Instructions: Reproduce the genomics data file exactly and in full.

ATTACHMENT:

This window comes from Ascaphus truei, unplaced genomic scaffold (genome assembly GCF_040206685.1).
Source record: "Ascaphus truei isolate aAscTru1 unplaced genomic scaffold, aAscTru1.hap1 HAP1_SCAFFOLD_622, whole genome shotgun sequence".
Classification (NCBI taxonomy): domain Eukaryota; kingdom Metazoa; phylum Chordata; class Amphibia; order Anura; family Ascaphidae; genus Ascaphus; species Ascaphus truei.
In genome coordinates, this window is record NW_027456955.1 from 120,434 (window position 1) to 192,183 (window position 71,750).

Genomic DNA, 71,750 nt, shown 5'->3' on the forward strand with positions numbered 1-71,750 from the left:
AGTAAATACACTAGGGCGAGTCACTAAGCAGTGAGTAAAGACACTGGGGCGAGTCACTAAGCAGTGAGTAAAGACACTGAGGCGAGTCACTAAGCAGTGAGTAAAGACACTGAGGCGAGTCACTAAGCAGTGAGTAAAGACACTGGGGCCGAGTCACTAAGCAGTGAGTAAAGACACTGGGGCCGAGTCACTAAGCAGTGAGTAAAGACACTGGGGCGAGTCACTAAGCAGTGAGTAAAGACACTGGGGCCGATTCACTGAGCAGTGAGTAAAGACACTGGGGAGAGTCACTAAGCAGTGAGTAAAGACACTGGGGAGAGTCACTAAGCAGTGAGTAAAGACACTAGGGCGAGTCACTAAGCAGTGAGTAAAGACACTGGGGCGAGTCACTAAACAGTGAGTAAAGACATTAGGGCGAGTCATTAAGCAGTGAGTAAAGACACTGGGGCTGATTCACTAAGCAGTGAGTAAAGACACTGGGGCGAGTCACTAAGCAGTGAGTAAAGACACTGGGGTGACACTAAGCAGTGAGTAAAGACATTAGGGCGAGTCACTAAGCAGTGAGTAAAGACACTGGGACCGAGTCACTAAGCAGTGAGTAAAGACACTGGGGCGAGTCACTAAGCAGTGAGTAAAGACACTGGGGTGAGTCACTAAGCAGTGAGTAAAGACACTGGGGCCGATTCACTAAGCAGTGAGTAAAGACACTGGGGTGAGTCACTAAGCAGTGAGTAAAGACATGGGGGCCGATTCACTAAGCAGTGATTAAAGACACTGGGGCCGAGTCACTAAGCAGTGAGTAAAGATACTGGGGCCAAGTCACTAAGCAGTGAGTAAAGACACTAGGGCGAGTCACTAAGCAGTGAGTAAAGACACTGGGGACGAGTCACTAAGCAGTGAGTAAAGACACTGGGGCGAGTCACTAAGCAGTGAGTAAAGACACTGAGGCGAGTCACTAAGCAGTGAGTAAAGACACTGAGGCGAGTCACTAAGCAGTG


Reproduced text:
This window comes from Ascaphus truei, unplaced genomic scaffold (genome assembly GCF_040206685.1).
Source record: "Ascaphus truei isolate aAscTru1 unplaced genomic scaffold, aAscTru1.hap1 HAP1_SCAFFOLD_622, whole genome shotgun sequence".
Classification (NCBI taxonomy): domain Eukaryota; kingdom Metazoa; phylum Chordata; class Amphibia; order Anura; family Ascaphidae; genus Ascaphus; species Ascaphus truei.
In genome coordinates, this window is record NW_027456955.1 from 120,434 (window position 1) to 192,183 (window position 71,750).

Genomic DNA, 71,750 nt, shown 5'->3' on the forward strand with positions numbered 1-71,750 from the left:
AGTAAATACACTAGGGCGAGTCACTAAGCAGTGAGTAAAGACACTGGGGCGAGTCACTAAGCAGTGAGTAAAGACACTGAGGCGAGTCACTAAGCAGTGAGTAAAGACACTGAGGCGAGTCACTAAGCAGTGAGTAAAGACACTGGGGCCGAGTCACTAAGCAGTGAGTAAAGACACTGGGGCCGAGTCACTAAGCAGTGAGTAAAGACACTGGGGCGAGTCACTAAGCAGTGAGTAAAGACACTGGGGCCGATTCACTGAGCAGTGAGTAAAGACACTGGGGAGAGTCACTAAGCAGTGAGTAAAGACACTGGGGAGAGTCACTAAGCAGTGAGTAAAGACACTAGGGCGAGTCACTAAGCAGTGAGTAAAGACACTGGGGCGAGTCACTAAACAGTGAGTAAAGACATTAGGGCGAGTCATTAAGCAGTGAGTAAAGACACTGGGGCTGATTCACTAAGCAGTGAGTAAAGACACTGGGGCGAGTCACTAAGCAGTGAGTAAAGACACTGGGGTGACACTAAGCAGTGAGTAAAGACATTAGGGCGAGTCACTAAGCAGTGAGTAAAGACACTGGGACCGAGTCACTAAGCAGTGAGTAAAGACACTGGGGCGAGTCACTAAGCAGTGAGTAAAGACACTGGGGTGAGTCACTAAGCAGTGAGTAAAGACACTGGGGCCGATTCACTAAGCAGTGAGTAAAGACACTGGGGTGAGTCACTAAGCAGTGAGTAAAGACATGGGGGCCGATTCACTAAGCAGTGATTAAAGACACTGGGGCCGAGTCACTAAGCAGTGAGTAAAGATACTGGGGCCAAGTCACTAAGCAGTGAGTAAAGACACTAGGGCGAGTCACTAAGCAGTGAGTAAAGACACTGGGGACGAGTCACTAAGCAGTGAGTAAAGACACTGGGGCGAGTCACTAAGCAGTGAGTAAAGACACTGAGGCGAGTCACTAAGCAGTGAGTAAAGACACTGAGGCGAGTCACTAAGCAGTG